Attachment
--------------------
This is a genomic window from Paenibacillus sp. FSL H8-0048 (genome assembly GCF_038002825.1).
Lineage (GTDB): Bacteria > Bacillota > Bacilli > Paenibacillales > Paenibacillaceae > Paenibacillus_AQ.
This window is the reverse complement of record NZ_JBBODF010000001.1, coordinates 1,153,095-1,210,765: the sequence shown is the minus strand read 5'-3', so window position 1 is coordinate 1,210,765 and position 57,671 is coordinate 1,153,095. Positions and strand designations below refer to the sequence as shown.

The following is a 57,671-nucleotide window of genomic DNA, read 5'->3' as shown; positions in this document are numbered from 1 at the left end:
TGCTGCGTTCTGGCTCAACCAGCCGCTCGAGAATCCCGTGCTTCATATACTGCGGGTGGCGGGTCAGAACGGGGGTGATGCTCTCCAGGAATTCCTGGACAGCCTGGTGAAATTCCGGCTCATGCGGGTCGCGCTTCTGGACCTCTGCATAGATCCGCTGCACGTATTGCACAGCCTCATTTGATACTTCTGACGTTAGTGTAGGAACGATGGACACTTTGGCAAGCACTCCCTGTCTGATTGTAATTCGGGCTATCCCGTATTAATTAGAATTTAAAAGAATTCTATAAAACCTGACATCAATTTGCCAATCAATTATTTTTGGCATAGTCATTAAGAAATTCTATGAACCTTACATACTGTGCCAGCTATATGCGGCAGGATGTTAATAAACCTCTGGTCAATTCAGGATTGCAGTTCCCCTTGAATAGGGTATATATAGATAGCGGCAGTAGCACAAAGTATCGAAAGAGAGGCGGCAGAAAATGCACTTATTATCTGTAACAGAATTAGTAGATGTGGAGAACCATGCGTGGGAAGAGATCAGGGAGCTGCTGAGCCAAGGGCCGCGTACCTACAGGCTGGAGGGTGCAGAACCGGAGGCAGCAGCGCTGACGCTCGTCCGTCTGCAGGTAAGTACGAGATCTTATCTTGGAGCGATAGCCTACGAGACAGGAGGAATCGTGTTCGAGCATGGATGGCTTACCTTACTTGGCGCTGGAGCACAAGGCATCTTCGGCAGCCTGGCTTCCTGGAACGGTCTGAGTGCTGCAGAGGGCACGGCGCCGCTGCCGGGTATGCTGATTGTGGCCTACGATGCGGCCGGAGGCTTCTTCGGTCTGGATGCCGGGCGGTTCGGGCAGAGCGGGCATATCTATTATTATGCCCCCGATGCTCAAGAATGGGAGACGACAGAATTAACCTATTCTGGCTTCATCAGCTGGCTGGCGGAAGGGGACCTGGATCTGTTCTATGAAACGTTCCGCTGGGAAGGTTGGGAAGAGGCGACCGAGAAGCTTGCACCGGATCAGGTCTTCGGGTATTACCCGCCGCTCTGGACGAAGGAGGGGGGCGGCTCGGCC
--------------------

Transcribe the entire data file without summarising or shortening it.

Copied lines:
This is a genomic window from Paenibacillus sp. FSL H8-0048 (genome assembly GCF_038002825.1).
Lineage (GTDB): Bacteria > Bacillota > Bacilli > Paenibacillales > Paenibacillaceae > Paenibacillus_AQ.
This window is the reverse complement of record NZ_JBBODF010000001.1, coordinates 1,153,095-1,210,765: the sequence shown is the minus strand read 5'-3', so window position 1 is coordinate 1,210,765 and position 57,671 is coordinate 1,153,095. Positions and strand designations below refer to the sequence as shown.

The following is a 57,671-nucleotide window of genomic DNA, read 5'->3' as shown; positions in this document are numbered from 1 at the left end:
TGCTGCGTTCTGGCTCAACCAGCCGCTCGAGAATCCCGTGCTTCATATACTGCGGGTGGCGGGTCAGAACGGGGGTGATGCTCTCCAGGAATTCCTGGACAGCCTGGTGAAATTCCGGCTCATGCGGGTCGCGCTTCTGGACCTCTGCATAGATCCGCTGCACGTATTGCACAGCCTCATTTGATACTTCTGACGTTAGTGTAGGAACGATGGACACTTTGGCAAGCACTCCCTGTCTGATTGTAATTCGGGCTATCCCGTATTAATTAGAATTTAAAAGAATTCTATAAAACCTGACATCAATTTGCCAATCAATTATTTTTGGCATAGTCATTAAGAAATTCTATGAACCTTACATACTGTGCCAGCTATATGCGGCAGGATGTTAATAAACCTCTGGTCAATTCAGGATTGCAGTTCCCCTTGAATAGGGTATATATAGATAGCGGCAGTAGCACAAAGTATCGAAAGAGAGGCGGCAGAAAATGCACTTATTATCTGTAACAGAATTAGTAGATGTGGAGAACCATGCGTGGGAAGAGATCAGGGAGCTGCTGAGCCAAGGGCCGCGTACCTACAGGCTGGAGGGTGCAGAACCGGAGGCAGCAGCGCTGACGCTCGTCCGTCTGCAGGTAAGTACGAGATCTTATCTTGGAGCGATAGCCTACGAGACAGGAGGAATCGTGTTCGAGCATGGATGGCTTACCTTACTTGGCGCTGGAGCACAAGGCATCTTCGGCAGCCTGGCTTCCTGGAACGGTCTGAGTGCTGCAGAGGGCACGGCGCCGCTGCCGGGTATGCTGATTGTGGCCTACGATGCGGCCGGAGGCTTCTTCGGTCTGGATGCCGGGCGGTTCGGGCAGAGCGGGCATATCTATTATTATGCCCCCGATGCTCAAGAATGGGAGACGACAGAATTAACCTATTCTGGCTTCATCAGCTGGCTGGCGGAAGGGGACCTGGATCTGTTCTATGAAACGTTCCGCTGGGAAGGTTGGGAAGAGGCGACCGAGAAGCTTGCACCGGATCAGGTCTTCGGGTATTACCCGCCGCTCTGGACGAAGGAGGGGGGCGGCTCGGCC